3 March 2021
Why is this starling all black?
The European starlings (Sturnus vulgaris) we love to hate in North America are just one of 123 species in the Starling family (Sturnidae). In Europe their English name is “common starling.” Here are seven of their uncommon looking relatives.
Spotless starling (Sturnis unicolor): The common starling’s nearest relative is a non-migratory resident of Spain, Portugal, northwest Africa, and nearby areas. Shown above, he is indeed spotless.
Rosy starling (Pastor roseus): Looks uncommon to us but is common in India in winter.
Violet-backed starling (Cinnyricinclus leucogaster): Native to sub-Saharan Africa, the male is beautiful amethyst, the female is boring brown.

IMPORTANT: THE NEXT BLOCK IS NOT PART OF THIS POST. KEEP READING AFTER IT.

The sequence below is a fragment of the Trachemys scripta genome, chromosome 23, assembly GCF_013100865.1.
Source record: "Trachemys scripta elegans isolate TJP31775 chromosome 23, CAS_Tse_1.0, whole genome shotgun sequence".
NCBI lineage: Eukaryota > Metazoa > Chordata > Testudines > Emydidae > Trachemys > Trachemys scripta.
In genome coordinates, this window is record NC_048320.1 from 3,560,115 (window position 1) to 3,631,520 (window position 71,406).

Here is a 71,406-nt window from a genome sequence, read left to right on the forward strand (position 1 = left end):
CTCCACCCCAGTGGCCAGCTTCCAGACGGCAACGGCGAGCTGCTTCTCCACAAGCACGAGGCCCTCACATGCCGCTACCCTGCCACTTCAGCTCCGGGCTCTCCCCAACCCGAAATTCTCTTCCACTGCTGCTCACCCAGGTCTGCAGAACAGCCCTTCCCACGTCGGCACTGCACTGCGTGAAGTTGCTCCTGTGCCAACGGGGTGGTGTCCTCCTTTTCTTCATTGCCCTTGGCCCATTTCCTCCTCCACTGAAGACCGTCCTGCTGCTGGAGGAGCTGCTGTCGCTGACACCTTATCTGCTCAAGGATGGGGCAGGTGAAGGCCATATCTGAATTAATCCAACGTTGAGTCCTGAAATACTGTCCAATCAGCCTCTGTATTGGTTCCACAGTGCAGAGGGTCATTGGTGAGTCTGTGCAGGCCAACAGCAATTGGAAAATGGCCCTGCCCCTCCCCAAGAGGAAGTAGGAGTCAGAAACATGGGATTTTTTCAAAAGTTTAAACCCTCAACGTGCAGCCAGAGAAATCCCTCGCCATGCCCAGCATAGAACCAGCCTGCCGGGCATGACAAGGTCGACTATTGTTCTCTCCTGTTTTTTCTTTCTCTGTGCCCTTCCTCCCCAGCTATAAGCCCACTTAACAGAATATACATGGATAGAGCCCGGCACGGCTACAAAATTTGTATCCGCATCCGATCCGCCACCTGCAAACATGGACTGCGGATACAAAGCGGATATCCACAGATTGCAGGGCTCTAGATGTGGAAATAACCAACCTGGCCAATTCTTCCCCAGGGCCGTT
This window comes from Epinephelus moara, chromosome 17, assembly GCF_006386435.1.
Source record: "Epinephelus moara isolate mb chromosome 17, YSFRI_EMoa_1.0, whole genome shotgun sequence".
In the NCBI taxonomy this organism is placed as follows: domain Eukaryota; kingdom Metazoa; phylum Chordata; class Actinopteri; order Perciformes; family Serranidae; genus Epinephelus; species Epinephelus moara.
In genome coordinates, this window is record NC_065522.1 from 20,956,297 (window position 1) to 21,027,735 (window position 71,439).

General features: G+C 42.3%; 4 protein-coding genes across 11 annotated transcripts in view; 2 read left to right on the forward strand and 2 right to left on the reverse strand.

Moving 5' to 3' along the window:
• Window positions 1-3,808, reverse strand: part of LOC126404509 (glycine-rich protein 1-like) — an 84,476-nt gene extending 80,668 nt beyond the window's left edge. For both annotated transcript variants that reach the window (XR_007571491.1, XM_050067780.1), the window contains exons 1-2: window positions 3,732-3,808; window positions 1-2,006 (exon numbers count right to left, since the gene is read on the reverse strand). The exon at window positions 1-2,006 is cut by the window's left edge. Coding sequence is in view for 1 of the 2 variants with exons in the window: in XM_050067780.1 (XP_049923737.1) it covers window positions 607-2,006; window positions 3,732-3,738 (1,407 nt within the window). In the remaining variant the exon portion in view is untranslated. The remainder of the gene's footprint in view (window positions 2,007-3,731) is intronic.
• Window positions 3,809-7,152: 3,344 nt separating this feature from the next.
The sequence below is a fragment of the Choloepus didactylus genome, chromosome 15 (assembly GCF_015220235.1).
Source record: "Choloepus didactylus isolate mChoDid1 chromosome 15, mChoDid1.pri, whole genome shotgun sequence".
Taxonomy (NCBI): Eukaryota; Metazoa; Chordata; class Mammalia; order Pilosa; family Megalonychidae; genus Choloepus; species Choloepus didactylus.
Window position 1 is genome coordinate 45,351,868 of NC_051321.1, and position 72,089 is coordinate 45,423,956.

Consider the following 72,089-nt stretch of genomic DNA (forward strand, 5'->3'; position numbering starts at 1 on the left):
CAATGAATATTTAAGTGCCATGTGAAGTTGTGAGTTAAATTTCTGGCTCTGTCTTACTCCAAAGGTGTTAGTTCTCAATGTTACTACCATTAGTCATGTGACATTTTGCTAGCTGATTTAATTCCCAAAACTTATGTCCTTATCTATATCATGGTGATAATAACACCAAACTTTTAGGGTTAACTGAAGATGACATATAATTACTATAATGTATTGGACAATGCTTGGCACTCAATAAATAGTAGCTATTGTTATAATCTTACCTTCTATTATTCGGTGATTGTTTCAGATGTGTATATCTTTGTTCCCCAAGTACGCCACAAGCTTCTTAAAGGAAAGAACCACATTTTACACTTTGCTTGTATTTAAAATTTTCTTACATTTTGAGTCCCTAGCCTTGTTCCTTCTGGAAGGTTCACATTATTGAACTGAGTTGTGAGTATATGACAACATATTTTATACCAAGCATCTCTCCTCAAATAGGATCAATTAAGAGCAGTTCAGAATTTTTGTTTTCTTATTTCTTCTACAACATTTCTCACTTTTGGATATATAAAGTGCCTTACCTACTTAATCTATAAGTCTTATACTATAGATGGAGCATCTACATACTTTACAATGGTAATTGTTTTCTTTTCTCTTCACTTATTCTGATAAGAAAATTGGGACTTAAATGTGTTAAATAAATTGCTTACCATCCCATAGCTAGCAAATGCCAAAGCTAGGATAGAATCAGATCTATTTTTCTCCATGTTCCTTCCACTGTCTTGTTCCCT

Superb starling (Lamprotornis superbus): Lives in Africa. Definitely superb. Imagine seeing more than one!
Greater blue-eared starling (Lamprotornis chalybaeus): A very common bird of open woodlands in the Sahel and the eastern half of Africa.
Hildebrandt’s starling (Lamprotornis hildebrandti): Lives in Kenya and Tanzania. Oh my!
Mysterious starling (Aplonis mavornata): There is no photo of the mysterious starling because cameras had not been invented when he was found in Polynesia in 1825. Ornithologists went looking for him in 1975 but he was already extinct. Due to the mystery of his origin, there are probably two extinct species of mysterious starlings. Read more here.
Our European starlings certainly look common compared to these.
(photos from Wikimedia Commons; click on the captions to see the originals)